Monrovia Daily News-Post, Dec 1956
DS19 LOANER PARKED IN FRONT OF CLIFFORD T. NUTT’S DEALERSHIP
Remember we said that Clifford T. Nutt was a master at getting media attention? Well, here is another example. He loaned a car to the local newspaper for a test drive and somehow, he got a full page of publicity out of it. Below is the entire page from which the above photo was extracted.
Monrovia Daily News-Post, Dec 1956
So, it looks like it was in late 1956 when Clifford T. Nutt started handling Citroëns. In 1957, Citroën’s own advertisements started listing Clifford T. Nutt as an authorized dealer. A newspaper article from May of 1957 indicated that he had US$300,000 stock of new cars on his lots! If true, this means that he had something like 100 cars in stock in mid-1957? Seems hard to believe, doesn't it? But maybe.
Below is a typical advertising example dating from October, 1957. Our research shows Clifford T. Nutt was a formal Citroën dealer in 1957, 1958, and 1959.
Los Angeles Times, Oct 1957
Pasadena Independent, June 1959
TYPICAL ADVERTISEMENT SHOWING MANY OF THE MARQUES OFFERED BY CLIFFORD T. NUTT
But something curious happened in 1960. By the time the 1960 Dealer Directory was published by Citroën, Clifford T. Nutt was listed as a “service only” dealer. Clifford T. Nutt had lost interest in Citroën, or Citroën had lost interest in Clifford T. Nutt….
1960 DEALER DIRECTORY SHOWS CLIFFORD T. NUTT AS A SERVICE DEALER ONLY
Despite a lot of digging, we were unable to figure out exactly what happened between Citroën and Clifford T. Nutt. Most likely, Clifford T. Nutt just wasn’t selling many DS19’s. Keep in mind that by the time Clifford T. Nutt tried to become a Citroën dealer in the late 1950’s, the number of California Citroën dealers had ballooned to several dozen, most located in Southern California, not far from Monrovia. These other dealerships undoubtedly provided plenty of competition for Clifford T. Nutt and perhaps it just wasn’t worth it. After his brief encounter with Citroën between 1957 and 1960, there was no more mention of Citroën at Clifford T. Nutt’s dealership.
ONE OF THE LAST ADS CLIFFORD T. NUTT LISTED SHOWING CITROEN
Pasadena Independent, Jan 1961
From 1945 to the mid-1950’s, Clifford T. Nutt was staunchly behind Packard. But in response to market conditions, he gave up on Packard (and Studebaker) in the late 1950’s. By 1960, Packard and Studebaker were completely gone from his showrooms and his advertising. For the 1960’s, he fully transformed himself into a foreign car dealership.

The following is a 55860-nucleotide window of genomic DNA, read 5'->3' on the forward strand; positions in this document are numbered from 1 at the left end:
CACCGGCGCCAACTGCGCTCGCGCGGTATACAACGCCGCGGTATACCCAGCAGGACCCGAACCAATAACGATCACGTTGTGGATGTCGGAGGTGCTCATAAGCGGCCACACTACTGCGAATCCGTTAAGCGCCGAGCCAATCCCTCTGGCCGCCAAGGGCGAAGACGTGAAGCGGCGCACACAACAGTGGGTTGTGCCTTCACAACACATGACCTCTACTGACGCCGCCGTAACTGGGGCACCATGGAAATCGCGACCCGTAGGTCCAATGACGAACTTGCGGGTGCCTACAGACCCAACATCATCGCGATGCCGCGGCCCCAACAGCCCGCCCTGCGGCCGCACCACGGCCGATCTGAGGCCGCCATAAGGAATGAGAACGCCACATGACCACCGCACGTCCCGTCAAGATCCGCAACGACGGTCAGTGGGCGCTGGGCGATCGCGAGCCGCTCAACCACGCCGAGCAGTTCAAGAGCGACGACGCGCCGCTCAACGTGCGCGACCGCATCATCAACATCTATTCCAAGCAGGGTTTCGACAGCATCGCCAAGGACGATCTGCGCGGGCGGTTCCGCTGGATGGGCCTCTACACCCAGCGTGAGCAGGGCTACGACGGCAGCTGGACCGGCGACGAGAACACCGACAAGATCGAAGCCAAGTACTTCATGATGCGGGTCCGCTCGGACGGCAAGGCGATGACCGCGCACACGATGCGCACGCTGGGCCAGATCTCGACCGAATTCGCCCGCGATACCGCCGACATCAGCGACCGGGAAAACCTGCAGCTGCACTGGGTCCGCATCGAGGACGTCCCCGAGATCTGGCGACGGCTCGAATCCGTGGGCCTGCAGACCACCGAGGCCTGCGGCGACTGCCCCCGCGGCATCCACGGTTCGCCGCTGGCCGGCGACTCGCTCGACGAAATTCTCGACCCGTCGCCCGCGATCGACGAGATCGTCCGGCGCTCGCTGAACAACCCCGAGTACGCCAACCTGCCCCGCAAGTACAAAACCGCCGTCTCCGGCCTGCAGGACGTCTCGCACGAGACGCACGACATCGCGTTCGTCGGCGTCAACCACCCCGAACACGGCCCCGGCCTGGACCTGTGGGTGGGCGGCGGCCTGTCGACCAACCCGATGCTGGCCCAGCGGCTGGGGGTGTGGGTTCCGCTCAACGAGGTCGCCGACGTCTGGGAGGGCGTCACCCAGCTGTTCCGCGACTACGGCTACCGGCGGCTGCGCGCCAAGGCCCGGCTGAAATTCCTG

In the early 1960’s, he had started to give up on some of his less successful foreign marques that he had represented in the late 1950’s such as; Citroën, Tempo Trucks, BMW Isetta, and Facel Vega. But at the same time, he tried adding Triumph, Fiat, and Daimler.
It must have been chaos at Clifford T. Nutt’s dealership as he was adding all these different car and truck manufacturers to his showrooms and car lots. Even more chaos when you consider that he dropped many of them after just a few years. But finally, by the mid-1960’s, he was starting to settle in on a few marques that he would ultimately stick with for a while; Jaguar, Austin Healey, Volvo, and Alfa Romeo.
CLIFFORD T. NUTT’S SHOWROOM IN THE 1960'S WITH A JAGUAR E-TYPE ON DISPLAY
This means that he had tried but had given up on; Citroën, Peugeot, Renault, Lancia, Hillman, Humber, Rover, Land Rover, Riley, Tempo Trucks, Facel Vega, Sunbeam, Triumph, Maserati, Borgward, Fiat, BMW Isetta and Daimler.
Somehow, he let Mercedes slip through his fingers in the early 1960’s as well. We are unclear if he dumped Mercedes or if Mercedes dumped him, but in hindsight it seems perhaps a mistake to have lost out on this marque.
In the mid-to-late 1960’s he started something new; he became interested in selling motorhomes such as the Wanderlodge, Pace Arrow, and the Condor. Just like he did with his foreign cars, he took the shotgun blast approach; represent almost every marque available. Below is a 1969 add showing the many motorhomes he was offering.
Monrovia Daily News-Post, Nov 1969
Monrovia Daily News-Post, Nov 1966
The 1960’s seemed to be professionally successful for Clifford T. Nutt. He had figured out how to use foreign cars as a way to move his business away from the failing Packard marque that once was his bread-and-butter. Later on, he was starting to move into a new and potentially profitable area; motorhomes. He was also living in a house on the beach in Corona Del Mar, a swanky part of Newport beach.